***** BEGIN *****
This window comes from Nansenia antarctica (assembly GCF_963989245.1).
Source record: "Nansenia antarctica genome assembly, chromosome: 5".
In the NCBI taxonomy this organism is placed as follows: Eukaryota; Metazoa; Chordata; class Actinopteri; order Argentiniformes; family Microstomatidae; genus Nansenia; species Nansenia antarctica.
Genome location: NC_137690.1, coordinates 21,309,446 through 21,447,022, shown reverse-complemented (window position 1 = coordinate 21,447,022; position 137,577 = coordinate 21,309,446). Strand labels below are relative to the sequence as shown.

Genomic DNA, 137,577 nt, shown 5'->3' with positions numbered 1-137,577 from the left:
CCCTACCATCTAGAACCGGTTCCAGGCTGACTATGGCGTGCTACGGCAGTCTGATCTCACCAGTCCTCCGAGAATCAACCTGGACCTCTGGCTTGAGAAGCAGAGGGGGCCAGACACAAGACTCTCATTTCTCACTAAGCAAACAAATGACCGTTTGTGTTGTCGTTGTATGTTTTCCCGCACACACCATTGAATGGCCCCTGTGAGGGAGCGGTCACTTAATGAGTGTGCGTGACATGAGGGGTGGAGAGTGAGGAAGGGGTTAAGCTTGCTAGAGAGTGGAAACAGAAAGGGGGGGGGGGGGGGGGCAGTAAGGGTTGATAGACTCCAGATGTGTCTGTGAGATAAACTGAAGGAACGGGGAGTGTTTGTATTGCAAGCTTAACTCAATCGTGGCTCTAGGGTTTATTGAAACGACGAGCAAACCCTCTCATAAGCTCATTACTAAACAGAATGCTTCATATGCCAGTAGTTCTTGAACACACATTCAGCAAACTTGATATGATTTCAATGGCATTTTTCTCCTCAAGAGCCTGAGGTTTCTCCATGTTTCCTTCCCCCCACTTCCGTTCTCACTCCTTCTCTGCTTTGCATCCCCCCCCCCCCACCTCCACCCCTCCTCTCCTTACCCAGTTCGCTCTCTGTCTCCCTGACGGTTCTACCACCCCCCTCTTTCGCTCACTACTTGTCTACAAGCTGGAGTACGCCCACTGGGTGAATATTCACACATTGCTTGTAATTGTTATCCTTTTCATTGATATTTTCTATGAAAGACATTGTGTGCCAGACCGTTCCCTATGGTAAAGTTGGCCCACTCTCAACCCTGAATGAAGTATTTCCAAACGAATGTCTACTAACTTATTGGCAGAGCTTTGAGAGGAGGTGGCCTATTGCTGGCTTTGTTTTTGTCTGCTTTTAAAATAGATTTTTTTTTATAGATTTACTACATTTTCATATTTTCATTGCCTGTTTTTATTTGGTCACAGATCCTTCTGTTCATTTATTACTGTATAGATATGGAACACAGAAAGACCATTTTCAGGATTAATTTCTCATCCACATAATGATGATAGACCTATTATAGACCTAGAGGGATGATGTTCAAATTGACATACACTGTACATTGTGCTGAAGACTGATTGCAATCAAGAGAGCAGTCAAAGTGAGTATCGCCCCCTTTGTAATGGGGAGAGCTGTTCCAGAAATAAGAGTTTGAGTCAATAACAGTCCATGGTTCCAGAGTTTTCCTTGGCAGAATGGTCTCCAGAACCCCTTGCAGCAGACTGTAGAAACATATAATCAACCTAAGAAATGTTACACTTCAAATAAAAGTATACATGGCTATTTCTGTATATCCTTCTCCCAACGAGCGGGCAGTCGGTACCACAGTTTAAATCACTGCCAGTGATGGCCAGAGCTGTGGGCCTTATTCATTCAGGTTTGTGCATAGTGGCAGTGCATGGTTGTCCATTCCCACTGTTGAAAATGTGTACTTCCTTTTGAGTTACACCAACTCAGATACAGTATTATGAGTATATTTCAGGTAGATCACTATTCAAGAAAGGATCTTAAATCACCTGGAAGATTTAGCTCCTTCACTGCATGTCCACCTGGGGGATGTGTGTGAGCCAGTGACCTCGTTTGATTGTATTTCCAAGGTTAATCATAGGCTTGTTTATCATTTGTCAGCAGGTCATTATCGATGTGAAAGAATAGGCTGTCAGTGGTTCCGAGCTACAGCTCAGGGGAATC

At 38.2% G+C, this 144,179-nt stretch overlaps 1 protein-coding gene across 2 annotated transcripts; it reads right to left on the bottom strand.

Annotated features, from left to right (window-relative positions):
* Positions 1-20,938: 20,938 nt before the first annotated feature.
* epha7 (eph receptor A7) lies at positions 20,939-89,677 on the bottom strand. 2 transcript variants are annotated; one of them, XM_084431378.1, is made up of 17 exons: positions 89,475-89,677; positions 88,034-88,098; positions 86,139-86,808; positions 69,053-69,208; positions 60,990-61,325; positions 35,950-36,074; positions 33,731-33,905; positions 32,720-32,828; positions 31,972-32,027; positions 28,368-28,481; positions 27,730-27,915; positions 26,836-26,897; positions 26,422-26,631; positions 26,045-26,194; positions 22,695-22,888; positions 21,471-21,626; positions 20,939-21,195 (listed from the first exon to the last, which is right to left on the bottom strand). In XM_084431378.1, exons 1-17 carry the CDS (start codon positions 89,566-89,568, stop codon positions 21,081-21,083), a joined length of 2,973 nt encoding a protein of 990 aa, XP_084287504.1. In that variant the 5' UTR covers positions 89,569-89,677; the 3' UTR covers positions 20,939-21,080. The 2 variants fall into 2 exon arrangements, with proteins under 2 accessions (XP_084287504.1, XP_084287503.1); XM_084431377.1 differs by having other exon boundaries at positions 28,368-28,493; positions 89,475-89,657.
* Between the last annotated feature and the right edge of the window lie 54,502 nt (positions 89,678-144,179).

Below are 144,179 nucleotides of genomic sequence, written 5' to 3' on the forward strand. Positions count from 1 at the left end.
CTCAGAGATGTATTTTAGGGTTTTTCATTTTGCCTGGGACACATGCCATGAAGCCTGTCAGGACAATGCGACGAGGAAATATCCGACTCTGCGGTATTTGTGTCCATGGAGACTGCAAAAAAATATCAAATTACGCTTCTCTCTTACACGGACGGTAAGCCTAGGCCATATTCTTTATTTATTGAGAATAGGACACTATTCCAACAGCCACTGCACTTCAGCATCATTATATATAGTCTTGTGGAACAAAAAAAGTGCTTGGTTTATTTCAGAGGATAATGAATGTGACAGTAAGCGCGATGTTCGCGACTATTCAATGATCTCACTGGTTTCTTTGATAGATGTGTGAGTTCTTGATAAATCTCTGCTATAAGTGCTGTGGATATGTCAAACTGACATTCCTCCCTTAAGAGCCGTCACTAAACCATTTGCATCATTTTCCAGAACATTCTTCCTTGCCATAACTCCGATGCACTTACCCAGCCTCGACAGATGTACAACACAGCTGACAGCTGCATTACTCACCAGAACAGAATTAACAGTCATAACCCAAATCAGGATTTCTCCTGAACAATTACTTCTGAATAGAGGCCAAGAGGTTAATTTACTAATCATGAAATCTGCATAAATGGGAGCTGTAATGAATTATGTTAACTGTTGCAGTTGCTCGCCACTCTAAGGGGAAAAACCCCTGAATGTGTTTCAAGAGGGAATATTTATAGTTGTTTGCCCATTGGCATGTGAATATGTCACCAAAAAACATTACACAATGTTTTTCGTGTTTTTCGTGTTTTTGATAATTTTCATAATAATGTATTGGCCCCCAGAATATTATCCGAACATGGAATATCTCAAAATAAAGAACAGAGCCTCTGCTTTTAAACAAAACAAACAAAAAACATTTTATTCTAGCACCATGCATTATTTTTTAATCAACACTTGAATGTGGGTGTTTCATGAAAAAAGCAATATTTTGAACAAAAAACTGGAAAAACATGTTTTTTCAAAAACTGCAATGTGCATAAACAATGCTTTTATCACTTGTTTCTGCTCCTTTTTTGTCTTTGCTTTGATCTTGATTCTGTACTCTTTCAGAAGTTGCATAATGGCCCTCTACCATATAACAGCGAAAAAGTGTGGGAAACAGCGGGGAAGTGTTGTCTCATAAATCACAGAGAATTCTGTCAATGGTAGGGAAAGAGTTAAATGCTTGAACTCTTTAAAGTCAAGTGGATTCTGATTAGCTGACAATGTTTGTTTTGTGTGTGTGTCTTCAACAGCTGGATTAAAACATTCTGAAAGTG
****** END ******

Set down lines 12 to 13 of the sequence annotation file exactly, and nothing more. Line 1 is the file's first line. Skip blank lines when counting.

Below are 144,179 nucleotides of genomic sequence, written 5' to 3' on the forward strand. Positions count from 1 at the left end.
CTCAGAGATGTATTTTAGGGTTTTTCATTTTGCCTGGGACACATGCCATGAAGCCTGTCAGGACAATGCGACGAGGAAATATCCGACTCTGCGGTATTTGTGTCCATGGAGACTGCAAAAAAATATCAAATTACGCTTCTCTCTTACACGGACGGTAAGCCTAGGCCATATTCTTTATTTATTGAGAATAGGACACTATTCCAACAGCCACTGCACTTCAGCATCATTATATATAGTCTTGTGGAACAAAAAAAGTGCTTGGTTTATTTCAGAGGATAATGAATGTGACAGTAAGCGCGATGTTCGCGACTATTCAATGATCTCACTGGTTTCTTTGATAGATGTGTGAGTTCTTGATAAATCTCTGCTATAAGTGCTGTGGATATGTCAAACTGACATTCCTCCCTTAAGAGCCGTCACTAAACCATTTGCATCATTTTCCAGAACATTCTTCCTTGCCATAACTCCGATGCACTTACCCAGCCTCGACAGATGTACAACACAGCTGACAGCTGCATTACTCACCAGAACAGAATTAACAGTCATAACCCAAATCAGGATTTCTCCTGAACAATTACTTCTGAATAGAGGCCAAGAGGTTAATTTACTAATCATGAAATCTGCATAAATGGGAGCTGTAATGAATTATGTTAACTGTTGCAGTTGCTCGCCACTCTAAGGGGAAAAACCCCTGAATGTGTTTCAAGAGGGAATATTTATAGTTGTTTGCCCATTGGCATGTGAATATGTCACCAAAAAACATTACACAATGTTTTTCGTGTTTTTCGTGTTTTTGATAATTTTCATAATAATGTATTGGCCCCCAGAATATTATCCGAACATGGAATATCTCAAAATAAAGAACAGAGCCTCTGCTTTTAAACAAAACAAACAAAAAACATTTTATTCTAGCACCATGCATTATTTTTTAATCAACACTTGAATGTGGGTGTTTCATGAAAAAAGCAATATTTTGAACAAAAAACTGGAAAAACATGTTTTTTCAAAAACTGCAATGTGCATAAACAATGCTTTTATCACTTGTTTCTGCTCCTTTTTTGTCTTTGCTTTGATCTTGATTCTGTACTCTTTCAGAAGTTGCATAATGGCCCTCTACCATATAACAGCGAAAAAGTGTGGGAAACAGCGGGGAAGTGTTGTCTCATAAATCACAGAGAATTCTGTCAATGGTAGGGAAAGAGTTAAATGCTTGAACTCTTTAAAGTCAAGTGGATTCTGATTAGCTGACAATGTTTGTTTTGTGTGTGTGTCTTCAACAGCTGGATTAAAACATTCTGAAAGTG